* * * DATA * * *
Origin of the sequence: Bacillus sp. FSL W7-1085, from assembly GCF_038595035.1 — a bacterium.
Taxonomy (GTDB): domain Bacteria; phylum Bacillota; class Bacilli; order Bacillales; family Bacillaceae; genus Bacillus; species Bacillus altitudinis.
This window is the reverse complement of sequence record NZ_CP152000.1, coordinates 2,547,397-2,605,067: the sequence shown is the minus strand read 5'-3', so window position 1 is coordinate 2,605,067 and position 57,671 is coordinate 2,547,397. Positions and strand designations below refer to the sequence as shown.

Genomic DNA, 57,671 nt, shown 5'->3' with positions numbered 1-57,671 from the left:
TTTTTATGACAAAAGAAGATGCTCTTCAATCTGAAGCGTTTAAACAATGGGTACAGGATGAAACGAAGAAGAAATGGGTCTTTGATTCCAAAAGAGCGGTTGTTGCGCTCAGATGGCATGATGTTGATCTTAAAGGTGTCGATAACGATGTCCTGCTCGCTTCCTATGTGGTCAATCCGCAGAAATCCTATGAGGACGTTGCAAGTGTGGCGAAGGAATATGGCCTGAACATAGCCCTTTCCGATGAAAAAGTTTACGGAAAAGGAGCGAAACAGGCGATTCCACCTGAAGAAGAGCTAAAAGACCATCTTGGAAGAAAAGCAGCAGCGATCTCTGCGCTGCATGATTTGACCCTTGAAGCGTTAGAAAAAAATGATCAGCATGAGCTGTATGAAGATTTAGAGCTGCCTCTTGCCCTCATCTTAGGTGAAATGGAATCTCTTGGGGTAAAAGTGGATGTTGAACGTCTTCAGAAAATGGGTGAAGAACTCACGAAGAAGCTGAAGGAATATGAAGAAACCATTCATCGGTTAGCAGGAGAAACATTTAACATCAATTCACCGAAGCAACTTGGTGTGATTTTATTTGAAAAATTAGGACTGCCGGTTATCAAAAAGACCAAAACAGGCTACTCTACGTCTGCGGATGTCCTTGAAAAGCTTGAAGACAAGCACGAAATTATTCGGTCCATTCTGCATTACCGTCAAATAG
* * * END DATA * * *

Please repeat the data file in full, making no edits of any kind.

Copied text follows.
Origin of the sequence: Bacillus sp. FSL W7-1085, from assembly GCF_038595035.1 — a bacterium.
Taxonomy (GTDB): domain Bacteria; phylum Bacillota; class Bacilli; order Bacillales; family Bacillaceae; genus Bacillus; species Bacillus altitudinis.
This window is the reverse complement of sequence record NZ_CP152000.1, coordinates 2,547,397-2,605,067: the sequence shown is the minus strand read 5'-3', so window position 1 is coordinate 2,605,067 and position 57,671 is coordinate 2,547,397. Positions and strand designations below refer to the sequence as shown.

Genomic DNA, 57,671 nt, shown 5'->3' with positions numbered 1-57,671 from the left:
TTTTTATGACAAAAGAAGATGCTCTTCAATCTGAAGCGTTTAAACAATGGGTACAGGATGAAACGAAGAAGAAATGGGTCTTTGATTCCAAAAGAGCGGTTGTTGCGCTCAGATGGCATGATGTTGATCTTAAAGGTGTCGATAACGATGTCCTGCTCGCTTCCTATGTGGTCAATCCGCAGAAATCCTATGAGGACGTTGCAAGTGTGGCGAAGGAATATGGCCTGAACATAGCCCTTTCCGATGAAAAAGTTTACGGAAAAGGAGCGAAACAGGCGATTCCACCTGAAGAAGAGCTAAAAGACCATCTTGGAAGAAAAGCAGCAGCGATCTCTGCGCTGCATGATTTGACCCTTGAAGCGTTAGAAAAAAATGATCAGCATGAGCTGTATGAAGATTTAGAGCTGCCTCTTGCCCTCATCTTAGGTGAAATGGAATCTCTTGGGGTAAAAGTGGATGTTGAACGTCTTCAGAAAATGGGTGAAGAACTCACGAAGAAGCTGAAGGAATATGAAGAAACCATTCATCGGTTAGCAGGAGAAACATTTAACATCAATTCACCGAAGCAACTTGGTGTGATTTTATTTGAAAAATTAGGACTGCCGGTTATCAAAAAGACCAAAACAGGCTACTCTACGTCTGCGGATGTCCTTGAAAAGCTTGAAGACAAGCACGAAATTATTCGGTCCATTCTGCATTACCGTCAAATAG